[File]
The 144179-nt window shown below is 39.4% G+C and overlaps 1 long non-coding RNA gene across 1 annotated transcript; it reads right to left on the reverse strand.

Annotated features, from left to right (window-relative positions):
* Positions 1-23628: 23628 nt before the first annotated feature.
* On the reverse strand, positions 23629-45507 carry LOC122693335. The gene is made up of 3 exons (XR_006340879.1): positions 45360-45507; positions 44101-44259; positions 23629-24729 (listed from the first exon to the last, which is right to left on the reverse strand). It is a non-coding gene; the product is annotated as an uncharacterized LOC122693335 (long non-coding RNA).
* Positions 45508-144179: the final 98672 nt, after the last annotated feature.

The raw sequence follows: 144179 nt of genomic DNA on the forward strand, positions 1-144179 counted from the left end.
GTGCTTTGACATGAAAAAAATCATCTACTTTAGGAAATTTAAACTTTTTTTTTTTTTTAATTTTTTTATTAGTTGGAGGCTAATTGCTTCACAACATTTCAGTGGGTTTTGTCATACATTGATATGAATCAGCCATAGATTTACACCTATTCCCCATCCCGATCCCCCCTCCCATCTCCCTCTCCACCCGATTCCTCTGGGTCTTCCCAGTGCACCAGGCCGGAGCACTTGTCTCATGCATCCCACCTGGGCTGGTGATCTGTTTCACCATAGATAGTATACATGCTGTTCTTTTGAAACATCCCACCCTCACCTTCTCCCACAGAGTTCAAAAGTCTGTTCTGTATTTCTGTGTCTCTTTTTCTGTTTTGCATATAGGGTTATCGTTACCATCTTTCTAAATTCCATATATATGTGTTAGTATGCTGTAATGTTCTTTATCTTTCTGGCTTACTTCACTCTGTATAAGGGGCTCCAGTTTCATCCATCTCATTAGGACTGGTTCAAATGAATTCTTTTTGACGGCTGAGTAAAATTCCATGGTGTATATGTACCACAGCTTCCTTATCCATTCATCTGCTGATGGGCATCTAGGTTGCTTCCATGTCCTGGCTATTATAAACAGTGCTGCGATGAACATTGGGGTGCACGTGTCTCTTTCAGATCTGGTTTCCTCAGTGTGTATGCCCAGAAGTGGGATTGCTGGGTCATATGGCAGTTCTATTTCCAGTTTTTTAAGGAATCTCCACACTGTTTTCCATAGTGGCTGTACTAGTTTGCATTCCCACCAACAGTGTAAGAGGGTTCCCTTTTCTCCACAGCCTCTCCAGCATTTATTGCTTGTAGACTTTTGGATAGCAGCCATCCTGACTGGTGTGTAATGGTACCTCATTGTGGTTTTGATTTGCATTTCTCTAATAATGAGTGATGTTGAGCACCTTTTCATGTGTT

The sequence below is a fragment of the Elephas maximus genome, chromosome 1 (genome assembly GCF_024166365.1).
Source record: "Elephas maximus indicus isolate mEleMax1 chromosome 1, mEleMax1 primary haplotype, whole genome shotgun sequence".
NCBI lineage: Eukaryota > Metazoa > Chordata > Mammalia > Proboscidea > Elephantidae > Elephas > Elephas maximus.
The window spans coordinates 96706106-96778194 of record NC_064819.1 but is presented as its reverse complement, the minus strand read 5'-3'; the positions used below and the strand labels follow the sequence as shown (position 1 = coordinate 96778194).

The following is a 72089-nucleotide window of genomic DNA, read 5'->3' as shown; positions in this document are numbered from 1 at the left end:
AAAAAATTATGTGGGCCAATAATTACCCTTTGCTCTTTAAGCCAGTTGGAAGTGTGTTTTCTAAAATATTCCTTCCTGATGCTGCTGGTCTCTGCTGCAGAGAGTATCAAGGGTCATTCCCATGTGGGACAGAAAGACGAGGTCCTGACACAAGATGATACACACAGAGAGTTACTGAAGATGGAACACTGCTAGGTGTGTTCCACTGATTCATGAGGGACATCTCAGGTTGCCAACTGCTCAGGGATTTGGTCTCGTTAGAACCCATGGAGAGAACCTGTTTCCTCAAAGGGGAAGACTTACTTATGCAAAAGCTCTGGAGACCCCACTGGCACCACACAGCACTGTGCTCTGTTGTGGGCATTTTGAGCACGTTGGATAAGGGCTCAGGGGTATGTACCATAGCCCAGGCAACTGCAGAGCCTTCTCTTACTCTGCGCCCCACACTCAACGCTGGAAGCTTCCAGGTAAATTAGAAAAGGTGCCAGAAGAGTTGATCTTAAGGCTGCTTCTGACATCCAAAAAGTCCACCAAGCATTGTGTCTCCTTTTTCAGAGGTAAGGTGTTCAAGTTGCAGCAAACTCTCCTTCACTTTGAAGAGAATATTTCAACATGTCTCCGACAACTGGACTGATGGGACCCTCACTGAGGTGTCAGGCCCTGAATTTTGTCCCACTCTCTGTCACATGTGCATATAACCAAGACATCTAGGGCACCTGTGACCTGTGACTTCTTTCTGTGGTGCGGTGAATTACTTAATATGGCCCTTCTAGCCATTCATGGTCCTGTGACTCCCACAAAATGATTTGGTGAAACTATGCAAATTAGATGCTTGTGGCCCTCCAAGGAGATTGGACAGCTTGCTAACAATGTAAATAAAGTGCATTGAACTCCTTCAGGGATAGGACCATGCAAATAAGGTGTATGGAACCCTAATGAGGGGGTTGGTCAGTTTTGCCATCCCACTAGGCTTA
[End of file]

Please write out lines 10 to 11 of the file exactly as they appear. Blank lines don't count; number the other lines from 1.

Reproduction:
NCBI lineage: Eukaryota > Metazoa > Chordata > Mammalia > Proboscidea > Elephantidae > Elephas > Elephas maximus.
The window spans coordinates 96706106-96778194 of record NC_064819.1 but is presented as its reverse complement, the minus strand read 5'-3'; the positions used below and the strand labels follow the sequence as shown (position 1 = coordinate 96778194).